A teenager’s attempts to bring a brilliant surgeon into his dysfunctional family take an unexpected turn.
With films like Dogtooth and The Lobster in his stable, Yorgos Lanthimos likes to push his audience to understand and get beyond the parameters of their comfort zones. In doing so, he draws you in and then seemingly keeps you at an arm’s distance. Take, for example, The Killing of a Sacred Deer. Ostensibly, it’s a thriller, a house invasion movie, a horror if you’re so inclined, but it’ll also be a test of patience to some. Lanthimos plays with his audience like a kitten with a ball of yarn. Once we think we have a grip on where he’s taking us narratively, he casts us aside to somewhere else.
Colin Farrell plays Steven Murphy, a cardiothoracic surgeon with a loving wife, Anna (Nicole Kidman) and two children, Kim (Raffey Cassidy) and Bob (Sunny Suljic). They live a perfect life in a perfect house. They eat perfect meals and have perfectly bland conversations about haircuts. The only hint of something unusual in their day-to-day lives is Anna and Steven’s parlor games, when the former pretends to be an anesthetized patient for the sexual gratification of the other. But then, who are we to kink shame.
No, the trouble that brews for Steven’s family lies outside their peripheral vision. Steven meets regularly with a morose teenager called Martin, in a stand out performance by Barry Keoghan (Dunkirk), buying him presents and taking him out for burger and fries. Martin’s backstory changes depending on who Steven introduces him to, but the conclusion is always the same: Steven feels sorry for Martin and feels a need to look after the youth. A sexually intense encounter with Martin’s mother (Alicia Silverstone), set up by mother and son, leads Steven to reconsider his good Samaritan ways. This does not hold water for Martin who puts a curse on his new father-figure’s family. To lift the curse, Steven only needs to do one thing, one horrible, unthinkable thing.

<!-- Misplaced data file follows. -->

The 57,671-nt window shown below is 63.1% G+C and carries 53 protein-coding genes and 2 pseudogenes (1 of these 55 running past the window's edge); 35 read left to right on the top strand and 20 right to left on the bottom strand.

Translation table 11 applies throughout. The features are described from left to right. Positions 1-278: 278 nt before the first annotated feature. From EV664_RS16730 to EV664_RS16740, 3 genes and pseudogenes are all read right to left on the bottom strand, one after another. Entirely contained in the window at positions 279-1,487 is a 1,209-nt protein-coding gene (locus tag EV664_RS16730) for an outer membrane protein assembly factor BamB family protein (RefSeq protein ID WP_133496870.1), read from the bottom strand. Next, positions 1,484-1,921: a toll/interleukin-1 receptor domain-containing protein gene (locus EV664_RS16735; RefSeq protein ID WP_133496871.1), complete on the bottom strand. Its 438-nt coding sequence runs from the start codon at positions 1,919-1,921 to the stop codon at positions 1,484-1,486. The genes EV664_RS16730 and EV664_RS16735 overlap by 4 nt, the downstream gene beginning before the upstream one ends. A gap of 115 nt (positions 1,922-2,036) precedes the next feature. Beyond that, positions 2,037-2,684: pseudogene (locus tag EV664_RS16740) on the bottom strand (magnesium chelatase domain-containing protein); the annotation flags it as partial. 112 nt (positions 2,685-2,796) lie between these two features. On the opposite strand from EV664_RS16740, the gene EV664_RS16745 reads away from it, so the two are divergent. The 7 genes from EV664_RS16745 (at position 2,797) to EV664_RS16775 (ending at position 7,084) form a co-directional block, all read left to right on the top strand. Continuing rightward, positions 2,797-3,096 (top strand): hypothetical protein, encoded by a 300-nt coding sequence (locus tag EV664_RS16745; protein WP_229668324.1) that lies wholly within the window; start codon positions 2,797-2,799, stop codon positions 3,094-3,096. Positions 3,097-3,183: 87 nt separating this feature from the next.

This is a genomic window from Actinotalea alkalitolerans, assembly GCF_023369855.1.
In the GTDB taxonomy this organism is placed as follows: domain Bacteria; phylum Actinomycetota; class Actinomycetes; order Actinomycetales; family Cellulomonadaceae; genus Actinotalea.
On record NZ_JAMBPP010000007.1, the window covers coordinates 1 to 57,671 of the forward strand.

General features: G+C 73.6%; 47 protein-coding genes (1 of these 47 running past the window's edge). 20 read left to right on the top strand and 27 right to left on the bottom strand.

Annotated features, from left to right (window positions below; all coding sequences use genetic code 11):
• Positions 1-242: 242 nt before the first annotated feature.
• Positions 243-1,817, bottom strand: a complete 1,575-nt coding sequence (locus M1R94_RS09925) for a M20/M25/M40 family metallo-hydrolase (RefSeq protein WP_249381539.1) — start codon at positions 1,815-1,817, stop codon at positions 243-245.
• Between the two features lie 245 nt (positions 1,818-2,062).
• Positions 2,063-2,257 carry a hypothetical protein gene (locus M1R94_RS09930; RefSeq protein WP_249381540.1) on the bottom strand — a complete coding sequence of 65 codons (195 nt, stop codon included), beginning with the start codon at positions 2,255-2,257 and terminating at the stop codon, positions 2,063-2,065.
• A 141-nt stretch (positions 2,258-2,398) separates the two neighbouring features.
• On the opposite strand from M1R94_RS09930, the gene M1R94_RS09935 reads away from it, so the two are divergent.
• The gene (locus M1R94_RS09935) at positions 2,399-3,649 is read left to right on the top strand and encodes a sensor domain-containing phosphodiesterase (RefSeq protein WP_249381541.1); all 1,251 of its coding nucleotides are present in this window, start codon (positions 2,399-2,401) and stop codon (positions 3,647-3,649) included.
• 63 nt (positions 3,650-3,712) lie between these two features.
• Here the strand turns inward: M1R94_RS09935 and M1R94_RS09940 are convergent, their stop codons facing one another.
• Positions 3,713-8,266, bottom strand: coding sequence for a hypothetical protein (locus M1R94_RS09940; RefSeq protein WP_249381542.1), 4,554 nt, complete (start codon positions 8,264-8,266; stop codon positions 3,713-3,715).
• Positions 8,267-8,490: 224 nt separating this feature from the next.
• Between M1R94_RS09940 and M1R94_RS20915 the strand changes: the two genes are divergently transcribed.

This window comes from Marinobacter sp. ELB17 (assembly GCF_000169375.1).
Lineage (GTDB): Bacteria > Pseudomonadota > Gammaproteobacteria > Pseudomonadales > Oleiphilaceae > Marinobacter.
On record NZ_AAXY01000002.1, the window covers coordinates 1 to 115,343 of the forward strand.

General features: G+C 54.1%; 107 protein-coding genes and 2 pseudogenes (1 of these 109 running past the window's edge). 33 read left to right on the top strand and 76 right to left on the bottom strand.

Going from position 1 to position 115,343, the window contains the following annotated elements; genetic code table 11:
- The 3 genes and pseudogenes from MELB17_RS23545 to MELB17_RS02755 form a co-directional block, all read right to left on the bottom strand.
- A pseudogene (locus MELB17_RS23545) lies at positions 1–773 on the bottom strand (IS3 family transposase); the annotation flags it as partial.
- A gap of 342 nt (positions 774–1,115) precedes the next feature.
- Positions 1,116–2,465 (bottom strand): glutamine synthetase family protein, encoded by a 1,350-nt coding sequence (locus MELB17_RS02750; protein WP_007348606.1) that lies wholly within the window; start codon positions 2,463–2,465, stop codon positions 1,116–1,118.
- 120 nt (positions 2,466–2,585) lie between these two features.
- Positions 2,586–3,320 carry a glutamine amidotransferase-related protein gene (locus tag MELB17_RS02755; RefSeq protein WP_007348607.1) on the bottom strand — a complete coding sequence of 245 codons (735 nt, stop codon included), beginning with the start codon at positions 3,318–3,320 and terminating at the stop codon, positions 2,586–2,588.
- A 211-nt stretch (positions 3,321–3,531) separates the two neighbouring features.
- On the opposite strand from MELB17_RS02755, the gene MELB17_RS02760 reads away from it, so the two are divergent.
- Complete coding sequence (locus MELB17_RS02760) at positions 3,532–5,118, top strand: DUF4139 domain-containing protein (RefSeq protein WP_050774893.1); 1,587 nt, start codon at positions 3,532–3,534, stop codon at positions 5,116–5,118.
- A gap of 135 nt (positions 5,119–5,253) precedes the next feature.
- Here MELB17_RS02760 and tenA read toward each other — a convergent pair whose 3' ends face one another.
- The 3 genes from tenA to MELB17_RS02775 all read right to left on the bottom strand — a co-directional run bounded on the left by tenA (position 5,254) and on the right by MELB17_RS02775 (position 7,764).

Starting off sterile and unemotive, The Killing of a Sacred Deer immediately puts a wall between the audience and our ‘hero’. Steven, his family and his friends talk in a clipped and stilted manner, as if somehow, the actors had never seen the screenplay till just before the cameras started to roll. It’s a deliberate delivery that highlights the mundanity of their day-to-day lives and adds a dreamlike quality to the film in much the same way Werner Herzog’s Heart of Glass. (I’m not suggesting Farrell and co were hypnotized, but I’m also not putting that past Lanthimos.) It’s not just the delivery, but the words themselves. These are sentences that reveal nothing as they reveal too much. At a formal gathering of fellow surgeons, Steven and Anna inform friends that Kim has had her first period. It’s told in the same way one would announce the arrival of a gas bill and goes nowhere. Kim will echo this delivery later on. In summary, their lives are dull, and all emotion has escaped their tongues.
Martin, for all his machinations and magic realism, is equally mundane. He is, however, the catalyst for everything that goes wrong and, in doing so, throws buckets of emotion over those he meets. He might be a potential evil wizard, but he brings Steven and his family out of themselves. They become less guarded, less particular in what they say. One sibling requests – actually begs – to have the iPod of the other when they die. It’s not done so they can have a keepsake, it’s so they can have an iPod. Along with this previously untapped emotion and selfishness comes unbridled violence, which Martin is more than happy to inflict on himself if it makes Steven happy. Steven is the new patriarchy after all, and Martin wants to love him as much as he wants to smash him.
Perhaps more accessible than The Lobster, but just as confronting, The Killing of a Sacred Deer is like being caught in a nightmare where you’re drowning in suburbia and no one can hear your cries for help. It’s a violent, stunning and vicious attack on family values that must be seen to be believed.